The Pace-Gilder Lehrman MA in American History Summer Courses

The Gilder Lehrman Institute of American History and Pace University offer a Master of Arts in American History through online courses for K–12 teachers everywhere. The online program offers the unique opportunity for educators to work with two dynamic and eminent institutions dedicated to lifelong learning and career preparedness.

The Pace–Gilder Lehrman MA in American History allows participants in the Gilder Lehrman Affiliate School network to pursue a graduate degree or take individual courses as desired, on their own schedule, from anywhere in the world, with top professors from Harvard, Columbia, Yale, Pace, CUNY, and more. Students can successfully complete a master’s degree in American history for minimal cost.

After two successul semesters of fall and spring course offerings, the program continues with new courses for Summer 2019:

American Indian History
with Professor Ned Blackhawk, Professor of History and American Studies, Yale University

Ignored for generations, American Indian history has recently become among the most dynamic fields of historical inquiry. As scholars now recognize, Indian peoples have fundamentally shaped and defined the modern world. From the founding of the first European settlements in North America to continuing debates over the meanings of American democracy, Indian history remains integral to understandings of US history and culture. This course introduces this complex and often ignored field of study.

Democracy in the Early Republic
with Professor Andrew Robertson, Associate Professor, CUNY Graduate Center

Historian Andrew Robertson argues that democracy was America’s “other peculiar institution” in the era of the Early Republic. Robertson will lead students in an exploration of the primary and secondary sources from this pivotal era in American history, when the possibilities of the Revolution were first explored and tested. The course, spanning the period from the 1790s to the eve of the Civil War will feature Robertson in discussion with specialists in the field.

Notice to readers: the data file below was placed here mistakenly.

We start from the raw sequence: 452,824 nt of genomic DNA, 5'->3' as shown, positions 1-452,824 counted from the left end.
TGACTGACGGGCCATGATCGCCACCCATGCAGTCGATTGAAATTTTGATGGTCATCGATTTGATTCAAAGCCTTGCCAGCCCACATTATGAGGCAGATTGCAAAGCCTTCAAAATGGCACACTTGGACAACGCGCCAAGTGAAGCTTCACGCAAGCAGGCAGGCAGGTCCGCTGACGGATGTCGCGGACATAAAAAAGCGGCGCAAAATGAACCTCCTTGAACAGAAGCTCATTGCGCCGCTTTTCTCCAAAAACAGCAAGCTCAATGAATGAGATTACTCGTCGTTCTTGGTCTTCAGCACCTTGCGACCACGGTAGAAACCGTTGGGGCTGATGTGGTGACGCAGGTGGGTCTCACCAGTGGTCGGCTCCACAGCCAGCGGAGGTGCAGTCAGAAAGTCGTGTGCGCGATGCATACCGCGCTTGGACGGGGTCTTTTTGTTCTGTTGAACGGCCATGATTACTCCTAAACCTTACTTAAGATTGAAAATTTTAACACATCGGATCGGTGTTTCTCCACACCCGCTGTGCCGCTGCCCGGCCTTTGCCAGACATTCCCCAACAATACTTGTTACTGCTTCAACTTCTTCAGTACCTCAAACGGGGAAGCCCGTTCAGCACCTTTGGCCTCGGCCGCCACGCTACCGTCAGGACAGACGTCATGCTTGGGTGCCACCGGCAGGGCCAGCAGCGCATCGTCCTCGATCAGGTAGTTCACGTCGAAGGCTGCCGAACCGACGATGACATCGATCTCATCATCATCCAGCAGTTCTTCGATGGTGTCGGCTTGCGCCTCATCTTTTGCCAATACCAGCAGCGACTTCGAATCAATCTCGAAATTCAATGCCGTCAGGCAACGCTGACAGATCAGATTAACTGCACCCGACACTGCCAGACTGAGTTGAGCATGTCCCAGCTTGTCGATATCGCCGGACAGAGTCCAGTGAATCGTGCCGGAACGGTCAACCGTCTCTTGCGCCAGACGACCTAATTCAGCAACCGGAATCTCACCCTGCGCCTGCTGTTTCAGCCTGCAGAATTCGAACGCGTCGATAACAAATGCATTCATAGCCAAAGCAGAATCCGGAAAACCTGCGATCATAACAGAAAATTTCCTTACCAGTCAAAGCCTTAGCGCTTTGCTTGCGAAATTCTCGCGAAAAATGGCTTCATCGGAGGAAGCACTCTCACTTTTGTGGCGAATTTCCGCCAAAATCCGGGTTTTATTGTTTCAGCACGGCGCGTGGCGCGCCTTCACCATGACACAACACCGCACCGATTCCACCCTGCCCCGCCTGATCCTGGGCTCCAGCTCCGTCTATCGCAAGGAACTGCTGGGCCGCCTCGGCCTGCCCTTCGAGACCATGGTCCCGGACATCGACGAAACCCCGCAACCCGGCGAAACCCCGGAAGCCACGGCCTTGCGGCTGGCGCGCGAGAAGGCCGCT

Slavery in America
with Professor Jim Walvin, Professor Emeritus, University of York

This course looks at slavery in the colonial period, the Revolutionary era, and the 1800s throughout the North American continent. Topics include Native American slavery, the transatlantic slave trade, the development of African cultures in America, and the anti-slavery movement. We will try to understand the diversity of slavery and slave cultures in North America’s different regions as we assess the central role slavery played in the creation of American society.

Social Change in the Civil War Era
with Professor Catherine Clinton, Denman Endowed Professor in American History, University of Texas at San Antonio

The years between the first shots being fired at Ft. Sumter and the official declaration of war’s end at Appomattox represents one of the most dramatic watersheds in US history. The multiple meanings to emerge from this dynamic era continue to ripple across the decades and create a powerful legacy into the twenty-first century.

This course will be divided into thematic and chronological exposition. The first section will examine the origins of the Civil War, with special emphasis on the role of slavery and antislavery as factors of disunion. Then we can look at aspects of the war itself, emphasizing the civilian experience, looking particularly at the role of the social divisions—men and women, whites and blacks, free and slave, natives and immigrants with the republic in crisis. The emancipation of slaves was the dramatic centerpiece of the conflict, and thus the Civil War as a war of liberation and a war of reconstruction must be confronted. Finally, we must examine the contested memory and legacy of the Civil War, in both commemoration and popular culture.

For students finishing the MA degree, the Thesis/Capstone course will be offered every semester.

Applications are open. Click here to apply.